These bridges are as firmly etched into Mills’ family heritage as the lovers' initials are inscribed into the bridges' weather-beaten lumber.

His maternal grandfather apparently was crafty at the subtle art of wooing: Back then many of the covered bridges also had doors on either end, Mills said, to provide better shelter in case of a rainstorm.

So the story goes that Mills’ grandfather scrambled to take his sweetheart on a buggy ride whenever dark clouds heavy with rain rolled in from across the prairie. Thus chances were good for an “emergency” stop inside a bridge to wait out the storm in romantic seclusion. 

Think of it as the horse-and-buggy equivalent of the car suddenly "running out of gas" while on a date. 

“I’m here, so it must have worked,” Mills said.

The couple collects a few journals per year from the bridge — at least 36 since 2011, with about 300 messages apiece. One or two have been stolen, but they held few entries. 

The only negative message Mills remembers is a girl's cathartic screed about how her parents had tricked her into visiting the bridges by telling her they would take her to the mall. She was thoroughly bored.

“Shoot me now,” she wrote. 

The journal was Ameku's idea, sparked by a story she heard about a similar tome kept near a lake. 

She was 10 years old in 1973 when she emigrated from Okinawa, Japan, with her mother and stepfather. She was living in Kansas and working for the Geary County Convention & Visitors Bureau when she met Mills in 1991 during a convention in Nashville.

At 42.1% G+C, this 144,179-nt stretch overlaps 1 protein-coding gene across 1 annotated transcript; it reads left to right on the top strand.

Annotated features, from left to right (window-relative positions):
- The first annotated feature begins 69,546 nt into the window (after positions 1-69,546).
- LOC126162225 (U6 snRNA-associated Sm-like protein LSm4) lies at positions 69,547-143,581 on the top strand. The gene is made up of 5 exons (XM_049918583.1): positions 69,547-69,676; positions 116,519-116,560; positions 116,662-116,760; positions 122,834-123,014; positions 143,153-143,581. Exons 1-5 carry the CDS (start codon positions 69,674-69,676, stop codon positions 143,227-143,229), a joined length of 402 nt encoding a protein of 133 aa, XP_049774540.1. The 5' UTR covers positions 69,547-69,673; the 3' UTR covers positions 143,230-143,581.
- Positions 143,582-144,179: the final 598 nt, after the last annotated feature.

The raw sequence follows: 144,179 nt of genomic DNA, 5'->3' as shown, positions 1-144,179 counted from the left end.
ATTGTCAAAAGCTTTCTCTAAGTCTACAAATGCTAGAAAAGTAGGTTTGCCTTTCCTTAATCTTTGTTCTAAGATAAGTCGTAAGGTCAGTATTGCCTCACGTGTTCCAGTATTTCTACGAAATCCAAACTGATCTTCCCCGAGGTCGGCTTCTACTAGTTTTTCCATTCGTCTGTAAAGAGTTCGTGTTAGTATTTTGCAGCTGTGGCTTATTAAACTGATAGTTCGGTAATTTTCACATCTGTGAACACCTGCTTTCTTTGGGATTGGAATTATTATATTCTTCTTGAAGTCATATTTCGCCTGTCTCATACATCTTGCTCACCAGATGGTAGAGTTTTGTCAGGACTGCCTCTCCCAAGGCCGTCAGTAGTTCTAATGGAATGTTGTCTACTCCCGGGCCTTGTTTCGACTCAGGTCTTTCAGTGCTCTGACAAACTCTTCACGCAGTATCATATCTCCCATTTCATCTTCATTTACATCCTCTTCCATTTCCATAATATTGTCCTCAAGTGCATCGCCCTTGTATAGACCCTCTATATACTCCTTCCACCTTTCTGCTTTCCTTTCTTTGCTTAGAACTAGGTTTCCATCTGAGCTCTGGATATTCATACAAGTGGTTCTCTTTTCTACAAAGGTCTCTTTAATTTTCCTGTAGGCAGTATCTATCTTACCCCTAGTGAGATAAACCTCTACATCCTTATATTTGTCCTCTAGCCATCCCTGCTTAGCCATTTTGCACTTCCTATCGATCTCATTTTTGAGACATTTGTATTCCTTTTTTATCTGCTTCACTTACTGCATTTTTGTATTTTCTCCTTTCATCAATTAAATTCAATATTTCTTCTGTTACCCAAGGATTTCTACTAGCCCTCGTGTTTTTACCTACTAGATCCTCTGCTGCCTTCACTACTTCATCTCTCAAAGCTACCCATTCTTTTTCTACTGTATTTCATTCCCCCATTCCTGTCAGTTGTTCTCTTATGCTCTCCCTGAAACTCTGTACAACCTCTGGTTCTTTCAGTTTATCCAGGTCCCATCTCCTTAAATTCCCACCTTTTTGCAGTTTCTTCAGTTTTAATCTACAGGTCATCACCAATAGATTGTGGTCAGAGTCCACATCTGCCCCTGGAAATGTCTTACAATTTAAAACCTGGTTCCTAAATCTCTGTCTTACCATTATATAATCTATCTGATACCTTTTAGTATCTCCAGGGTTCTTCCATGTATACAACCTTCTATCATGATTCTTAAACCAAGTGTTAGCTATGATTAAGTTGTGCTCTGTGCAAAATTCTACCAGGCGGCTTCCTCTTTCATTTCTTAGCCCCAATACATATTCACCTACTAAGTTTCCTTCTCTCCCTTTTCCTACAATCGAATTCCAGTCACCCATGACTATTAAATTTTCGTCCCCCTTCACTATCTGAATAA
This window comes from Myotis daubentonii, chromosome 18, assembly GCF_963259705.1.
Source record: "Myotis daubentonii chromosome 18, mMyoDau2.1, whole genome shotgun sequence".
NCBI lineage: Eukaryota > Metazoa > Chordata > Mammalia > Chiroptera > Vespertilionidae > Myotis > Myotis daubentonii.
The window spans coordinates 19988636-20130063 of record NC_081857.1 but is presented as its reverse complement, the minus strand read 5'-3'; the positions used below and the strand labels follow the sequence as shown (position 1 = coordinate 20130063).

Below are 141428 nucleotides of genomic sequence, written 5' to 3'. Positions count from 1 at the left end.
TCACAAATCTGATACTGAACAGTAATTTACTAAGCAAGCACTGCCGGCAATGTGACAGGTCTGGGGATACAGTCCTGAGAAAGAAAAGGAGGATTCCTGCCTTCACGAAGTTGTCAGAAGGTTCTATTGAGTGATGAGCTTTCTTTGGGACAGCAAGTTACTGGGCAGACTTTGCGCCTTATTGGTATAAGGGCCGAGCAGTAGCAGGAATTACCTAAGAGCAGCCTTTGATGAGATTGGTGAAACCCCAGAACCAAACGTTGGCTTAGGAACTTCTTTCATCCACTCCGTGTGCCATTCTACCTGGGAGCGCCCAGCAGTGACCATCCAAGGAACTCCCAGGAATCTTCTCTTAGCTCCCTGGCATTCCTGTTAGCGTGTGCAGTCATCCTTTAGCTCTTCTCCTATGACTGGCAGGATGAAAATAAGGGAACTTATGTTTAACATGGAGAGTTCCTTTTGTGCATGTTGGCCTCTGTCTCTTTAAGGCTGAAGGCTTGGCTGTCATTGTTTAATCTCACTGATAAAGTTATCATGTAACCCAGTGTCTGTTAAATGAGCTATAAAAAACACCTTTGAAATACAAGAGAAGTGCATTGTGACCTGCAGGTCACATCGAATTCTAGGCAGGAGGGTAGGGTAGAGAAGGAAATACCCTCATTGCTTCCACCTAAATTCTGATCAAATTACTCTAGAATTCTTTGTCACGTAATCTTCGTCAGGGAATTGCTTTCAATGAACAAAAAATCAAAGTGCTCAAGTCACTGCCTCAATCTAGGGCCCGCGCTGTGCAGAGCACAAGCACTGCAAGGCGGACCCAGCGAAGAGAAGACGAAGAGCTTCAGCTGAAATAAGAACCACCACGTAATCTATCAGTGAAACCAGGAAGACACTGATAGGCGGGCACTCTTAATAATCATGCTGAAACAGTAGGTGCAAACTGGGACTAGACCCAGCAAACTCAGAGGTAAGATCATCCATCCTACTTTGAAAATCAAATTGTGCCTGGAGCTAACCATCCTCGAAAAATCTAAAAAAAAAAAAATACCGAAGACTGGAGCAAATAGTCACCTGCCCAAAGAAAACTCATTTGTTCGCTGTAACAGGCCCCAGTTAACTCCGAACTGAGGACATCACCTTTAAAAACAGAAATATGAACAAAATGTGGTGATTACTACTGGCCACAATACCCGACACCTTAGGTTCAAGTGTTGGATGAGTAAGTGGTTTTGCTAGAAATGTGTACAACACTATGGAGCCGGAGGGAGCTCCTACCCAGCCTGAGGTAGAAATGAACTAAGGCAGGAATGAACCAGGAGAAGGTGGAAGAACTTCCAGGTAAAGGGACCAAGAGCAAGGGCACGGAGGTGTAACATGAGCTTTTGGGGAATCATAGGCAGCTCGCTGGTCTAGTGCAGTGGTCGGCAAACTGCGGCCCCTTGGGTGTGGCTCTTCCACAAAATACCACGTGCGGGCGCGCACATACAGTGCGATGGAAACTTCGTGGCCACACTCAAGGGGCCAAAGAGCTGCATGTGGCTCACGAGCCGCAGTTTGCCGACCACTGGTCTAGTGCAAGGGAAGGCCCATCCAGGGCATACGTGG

Mills had been a chamber director in Winterset in the 1970s. His family sold their local Chevy-Cadillac car dealership in the '80s. He launched a local internet provider in the 2000s. 

Ameku eventually joined him in Madison County. 

The wiry Mills, 64, with his tousle of gray hair and a goatee, is a spry figure whose malady is betrayed only by the constant tremble of his right hand. A decade ago he was diagnosed with Parkinson’s.

He reckons that staying active on a bicycle (more than 30 RAGBRAIs since 1976) and daily walks to Hogback has helped keep him ambulatory. 

“I’m still riding a unicycle,” he said.

But now Ameku is battling uterine cancer that was diagnosed in December. A CT scan in March will determine the effectiveness of her current regimen of chemotherapy. 

On a lark last week, feeling some urgency, the longtime couple finally got married at the local courthouse. They’re planning a big party in the spring. 

The first Dreamer Journal in August 2011 began with a love poem from Mills to Ameku, who was far away at the time he wrote it: 

Mills finds comfort in paging through the journals, marveling at all the personal stories shared by strangers. 

Carl and Andi stopped during their honeymoon trek from Michigan to the California redwoods: “We’re madly in love, and we love this area — IT IS SO BEAUTIFUL."